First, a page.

What’s the Hawks’ plan for first-round draft pick AJ Griffin?

Duke forward A.J. Griffin (21) drives to the basket against Georgia Tech during the second half of an NCAA college basketball game in Durham, N.C., Tuesday, Jan. 4, 2022. (AP Photo/Gerry Broome)

Credit: AP

Credit: AP

Duke forward A.J. Griffin (21) drives to the basket against Georgia Tech during the second half of an NCAA college basketball game in Durham, N.C., Tuesday, Jan. 4, 2022. (AP Photo/Gerry Broome)

The 2022 NBA draft has come and gone, and the Hawks have their newest members in tow. On Thursday, the Hawks selected Duke wing AJ Griffin and Connecticut wing Tyrese Martin. But depending on the moves the Hawks make in free agency, it could take some time before the two make their NBA debuts.

The Hawks have at least seven players on expiring standard contracts. They also need to decide on two players who were on two-way deals last season. So should the Hawks re-sign some of their unrestricted free agents or bring new ones aboard, carving out playing time for the two rookies could be difficult.

So, when it comes to Griffin, who will turn 19 in August, developing him within the Hawks’ system likely will be a focus.

“We’ll see,” Hawks general manager Landry Fields said. “He’s definitely young. He’s had a great physical body; he can definitely shoot the ball, and he takes pride on the defensive end. So, we’ll see.

“Right now, for where we have him at, he’s still got some development to do as most rookies do, and we’ll bring him along as always, and so we’ll see in time.”

That means Griffin likely will get much of his minutes with the Hawks’ G League affiliate, the College Park Skyhawks, to get his reps in.

Duke forward A.J. Griffin (21) dribbles against Elon during the first half of an NCAA college basketball game in Durham, N.C., Saturday, Dec. 18, 2021. (AP Photo/Gerry Broome)

Credit: AP

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Credit: AP

The 18-year-old finished his freshman season at Duke averaging 10.4 points, 3.9 rebounds and one assist per game. He made 49.3% of his shots from the field and knocked down 44.7% of his 3-pointers on 4.1 attempts per game, earning ACC All-Rookie team honors.

That consistency from 3-point range helped the Blue Devils to a 32-7 record and a trip to the Final Four. His reliability as a shooter also opened up the floor for his teammates as defenders homed in on him. He does have a few moves in his arsenal that allows him to get free of defenders and get to the basket when the 3-point line isn’t an option for him.

He was a solid off-the-ball defender and can make some good reads to close off his man, leaving the opposing ballhandler with fewer options. He also is a tenacious player who fights through screens to stick with his man and get back in front of him.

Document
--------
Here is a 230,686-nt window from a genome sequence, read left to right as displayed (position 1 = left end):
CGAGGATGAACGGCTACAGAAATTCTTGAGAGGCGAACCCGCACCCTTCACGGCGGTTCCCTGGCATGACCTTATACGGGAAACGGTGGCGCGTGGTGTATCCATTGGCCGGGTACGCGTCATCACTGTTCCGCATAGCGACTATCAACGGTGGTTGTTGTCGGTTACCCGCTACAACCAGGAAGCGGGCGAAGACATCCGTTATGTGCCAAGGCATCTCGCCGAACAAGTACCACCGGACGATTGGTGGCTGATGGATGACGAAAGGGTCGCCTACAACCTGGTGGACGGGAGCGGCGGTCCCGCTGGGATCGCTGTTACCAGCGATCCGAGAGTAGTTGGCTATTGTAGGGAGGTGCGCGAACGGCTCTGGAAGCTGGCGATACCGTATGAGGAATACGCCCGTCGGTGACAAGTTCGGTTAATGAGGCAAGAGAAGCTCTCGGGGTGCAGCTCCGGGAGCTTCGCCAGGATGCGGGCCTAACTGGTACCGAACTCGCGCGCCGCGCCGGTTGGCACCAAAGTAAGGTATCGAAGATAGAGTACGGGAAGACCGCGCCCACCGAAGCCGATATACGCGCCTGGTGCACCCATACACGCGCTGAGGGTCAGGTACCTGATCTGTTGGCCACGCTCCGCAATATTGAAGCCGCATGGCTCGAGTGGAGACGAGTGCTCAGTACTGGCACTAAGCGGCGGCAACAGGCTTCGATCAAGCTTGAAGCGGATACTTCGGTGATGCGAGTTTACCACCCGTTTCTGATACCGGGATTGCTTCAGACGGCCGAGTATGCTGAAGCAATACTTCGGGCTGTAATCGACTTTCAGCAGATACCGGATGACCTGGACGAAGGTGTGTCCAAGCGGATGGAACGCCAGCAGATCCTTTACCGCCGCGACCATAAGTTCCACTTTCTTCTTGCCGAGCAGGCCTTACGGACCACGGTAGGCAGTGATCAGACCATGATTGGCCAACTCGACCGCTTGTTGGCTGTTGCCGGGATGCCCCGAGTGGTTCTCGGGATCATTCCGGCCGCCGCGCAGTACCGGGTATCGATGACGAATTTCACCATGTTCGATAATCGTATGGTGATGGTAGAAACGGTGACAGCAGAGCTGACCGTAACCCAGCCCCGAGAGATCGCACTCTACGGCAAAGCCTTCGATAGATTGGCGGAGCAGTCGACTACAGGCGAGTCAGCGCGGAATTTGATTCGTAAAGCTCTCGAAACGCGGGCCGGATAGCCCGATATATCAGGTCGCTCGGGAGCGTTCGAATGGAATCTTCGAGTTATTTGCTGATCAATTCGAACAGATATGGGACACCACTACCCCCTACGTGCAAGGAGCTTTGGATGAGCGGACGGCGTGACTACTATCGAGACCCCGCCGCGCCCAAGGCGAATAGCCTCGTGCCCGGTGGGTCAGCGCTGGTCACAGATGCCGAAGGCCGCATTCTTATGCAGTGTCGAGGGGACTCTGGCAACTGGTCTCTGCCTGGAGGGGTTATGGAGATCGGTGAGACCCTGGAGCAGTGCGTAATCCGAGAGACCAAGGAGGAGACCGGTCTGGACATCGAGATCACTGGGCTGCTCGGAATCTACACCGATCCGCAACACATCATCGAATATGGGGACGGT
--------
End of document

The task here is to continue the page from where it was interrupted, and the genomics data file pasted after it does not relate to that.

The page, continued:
It’s some of those characteristics that made the Hawks front office feel confident that Griffin could fit in the team’s locker room.

“We’re very excited about what he can bring, from his versatility to everything from a personality standpoint,” Fields said Thursday. “We couldn’t be happier about having him. We’re really glad.”

But with youth comes inexperience, and the Hawks understand that Griffin will have a learning curve when it comes to making it in the league.

Though Griffin has shown some promise as a shooter, the Hawks will aim to add some versatility to his game.

A White Plains, N.Y., native. Griffin made 54.7% of his 2-pointers but attempted only 3.5 per game. Fields called Griffin’s ballhandling an underrated part of his game. So the Hawks would like Griffin to tap into that facet of his game to add another layer to his playmaking.

“His ability to put the ball on the floor and make plays for himself,” Fields said. “You didn’t see that a lot at Duke, but throughout the pre-draft process, watching him in his pro day, going back and seeing some of the flashes when he was at Duke, that’s there. So if he can continue to develop that, he really opens up an arsenal for versatility for himself and for what we can do with our team.”

Also, scouts have noted that Griffin isn’t the quickest player when it comes to defending smaller and faster guards. They noted he often plants his feet and keeps his hips square, which leaves him with little time to recover as opponents blow by him.

“When the defense comes along and utilizes that body and the wingspan, the sky’s the limit for that kid,” Fields said.

Griffin is well under the impression of what he has to do to earn playing time with this team though. Shortly after hearing his name Thursday, he could not contain his excitement and readiness to get to work.

He comes from a basketball family, and his father gave him some advice that already he has internalized. Griffin’s father, Adrian, played 10 seasons in the NBA after going undrafted out of Seton Hall. The elder Griffin currently is an assistant coach for the Raptors.

“Yeah, he gave me great advice,” the now former Blue Devil said. “Just situations where, he’s been in, he’s given me advice. And he went undrafted, and so he’s just telling me it’s just about what you do after and how much work you put in after. He says, (it’s) hard enough getting here, but to stay here, you gotta put in that work again, and just to stay hungry, and he gives me all the great tips on how to be a pro on and off the court.”